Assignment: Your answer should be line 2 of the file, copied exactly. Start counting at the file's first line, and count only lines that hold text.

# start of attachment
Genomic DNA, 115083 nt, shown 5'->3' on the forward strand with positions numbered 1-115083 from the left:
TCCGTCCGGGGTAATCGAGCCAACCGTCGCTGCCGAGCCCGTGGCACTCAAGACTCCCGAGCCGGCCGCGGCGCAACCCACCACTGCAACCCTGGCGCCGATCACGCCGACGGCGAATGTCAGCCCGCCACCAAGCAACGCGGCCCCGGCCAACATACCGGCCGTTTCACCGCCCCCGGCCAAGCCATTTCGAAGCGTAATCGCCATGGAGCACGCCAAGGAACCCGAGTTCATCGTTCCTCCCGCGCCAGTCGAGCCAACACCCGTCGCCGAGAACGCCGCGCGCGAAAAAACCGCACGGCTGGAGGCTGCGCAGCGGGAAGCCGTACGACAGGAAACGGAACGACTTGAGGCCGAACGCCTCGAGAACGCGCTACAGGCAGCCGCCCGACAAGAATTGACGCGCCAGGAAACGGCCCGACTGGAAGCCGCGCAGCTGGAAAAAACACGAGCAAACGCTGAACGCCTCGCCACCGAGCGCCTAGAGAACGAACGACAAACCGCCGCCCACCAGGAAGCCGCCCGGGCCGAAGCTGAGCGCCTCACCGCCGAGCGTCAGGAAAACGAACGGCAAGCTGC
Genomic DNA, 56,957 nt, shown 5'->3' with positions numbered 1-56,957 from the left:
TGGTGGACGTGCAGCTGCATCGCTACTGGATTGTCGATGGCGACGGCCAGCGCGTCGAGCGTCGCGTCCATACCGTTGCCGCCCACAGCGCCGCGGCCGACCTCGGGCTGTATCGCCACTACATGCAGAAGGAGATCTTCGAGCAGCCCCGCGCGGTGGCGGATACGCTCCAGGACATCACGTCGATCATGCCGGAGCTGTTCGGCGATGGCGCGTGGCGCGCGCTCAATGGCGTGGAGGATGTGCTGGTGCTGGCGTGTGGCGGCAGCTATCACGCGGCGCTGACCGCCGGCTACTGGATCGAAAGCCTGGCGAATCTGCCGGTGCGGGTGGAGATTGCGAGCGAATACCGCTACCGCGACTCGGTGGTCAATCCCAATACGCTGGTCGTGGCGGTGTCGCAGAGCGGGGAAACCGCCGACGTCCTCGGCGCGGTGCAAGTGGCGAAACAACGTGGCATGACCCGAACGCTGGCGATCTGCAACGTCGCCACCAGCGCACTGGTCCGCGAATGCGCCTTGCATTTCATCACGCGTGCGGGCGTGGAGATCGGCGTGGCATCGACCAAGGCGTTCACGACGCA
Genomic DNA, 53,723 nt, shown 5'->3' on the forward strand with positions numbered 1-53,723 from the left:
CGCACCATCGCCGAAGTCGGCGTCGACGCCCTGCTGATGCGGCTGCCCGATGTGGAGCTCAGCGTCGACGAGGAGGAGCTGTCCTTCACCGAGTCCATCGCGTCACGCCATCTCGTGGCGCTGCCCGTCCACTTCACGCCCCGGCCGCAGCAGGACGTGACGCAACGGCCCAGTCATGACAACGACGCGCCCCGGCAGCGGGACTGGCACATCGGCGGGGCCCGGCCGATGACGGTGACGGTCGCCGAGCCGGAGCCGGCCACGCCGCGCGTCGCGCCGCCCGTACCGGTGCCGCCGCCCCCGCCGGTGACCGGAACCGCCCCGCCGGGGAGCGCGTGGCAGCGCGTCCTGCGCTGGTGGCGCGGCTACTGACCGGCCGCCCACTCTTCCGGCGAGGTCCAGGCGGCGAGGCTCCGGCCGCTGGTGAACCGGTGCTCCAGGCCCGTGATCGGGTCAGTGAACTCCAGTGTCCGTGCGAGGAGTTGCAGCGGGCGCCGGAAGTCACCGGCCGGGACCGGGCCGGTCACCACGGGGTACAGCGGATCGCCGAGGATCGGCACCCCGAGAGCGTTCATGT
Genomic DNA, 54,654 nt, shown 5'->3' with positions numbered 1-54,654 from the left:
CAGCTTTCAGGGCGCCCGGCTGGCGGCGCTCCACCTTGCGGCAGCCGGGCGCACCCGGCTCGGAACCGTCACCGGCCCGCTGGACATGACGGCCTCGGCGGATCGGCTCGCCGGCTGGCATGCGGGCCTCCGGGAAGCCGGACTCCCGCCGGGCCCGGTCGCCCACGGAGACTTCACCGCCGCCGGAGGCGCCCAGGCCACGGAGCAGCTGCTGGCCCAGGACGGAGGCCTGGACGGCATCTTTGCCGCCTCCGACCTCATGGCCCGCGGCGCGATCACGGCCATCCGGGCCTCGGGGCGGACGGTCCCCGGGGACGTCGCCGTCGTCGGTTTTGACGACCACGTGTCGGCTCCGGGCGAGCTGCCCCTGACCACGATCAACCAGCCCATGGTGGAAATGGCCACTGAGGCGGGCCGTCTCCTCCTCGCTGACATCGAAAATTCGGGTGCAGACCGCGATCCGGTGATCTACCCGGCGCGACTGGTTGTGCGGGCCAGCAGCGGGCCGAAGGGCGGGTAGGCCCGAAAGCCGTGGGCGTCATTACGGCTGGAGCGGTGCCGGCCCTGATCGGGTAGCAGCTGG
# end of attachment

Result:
TCCGTCCGGGGTAATCGAGCCAACCGTCGCTGCCGAGCCCGTGGCACTCAAGACTCCCGAGCCGGCCGCGGCGCAACCCACCACTGCAACCCTGGCGCCGATCACGCCGACGGCGAATGTCAGCCCGCCACCAAGCAACGCGGCCCCGGCCAACATACCGGCCGTTTCACCGCCCCCGGCCAAGCCATTTCGAAGCGTAATCGCCATGGAGCACGCCAAGGAACCCGAGTTCATCGTTCCTCCCGCGCCAGTCGAGCCAACACCCGTCGCCGAGAACGCCGCGCGCGAAAAAACCGCACGGCTGGAGGCTGCGCAGCGGGAAGCCGTACGACAGGAAACGGAACGACTTGAGGCCGAACGCCTCGAGAACGCGCTACAGGCAGCCGCCCGACAAGAATTGACGCGCCAGGAAACGGCCCGACTGGAAGCCGCGCAGCTGGAAAAAACACGAGCAAACGCTGAACGCCTCGCCACCGAGCGCCTAGAGAACGAACGACAAACCGCCGCCCACCAGGAAGCCGCCCGGGCCGAAGCTGAGCGCCTCACCGCCGAGCGTCAGGAAAACGAACGGCAAGCTGC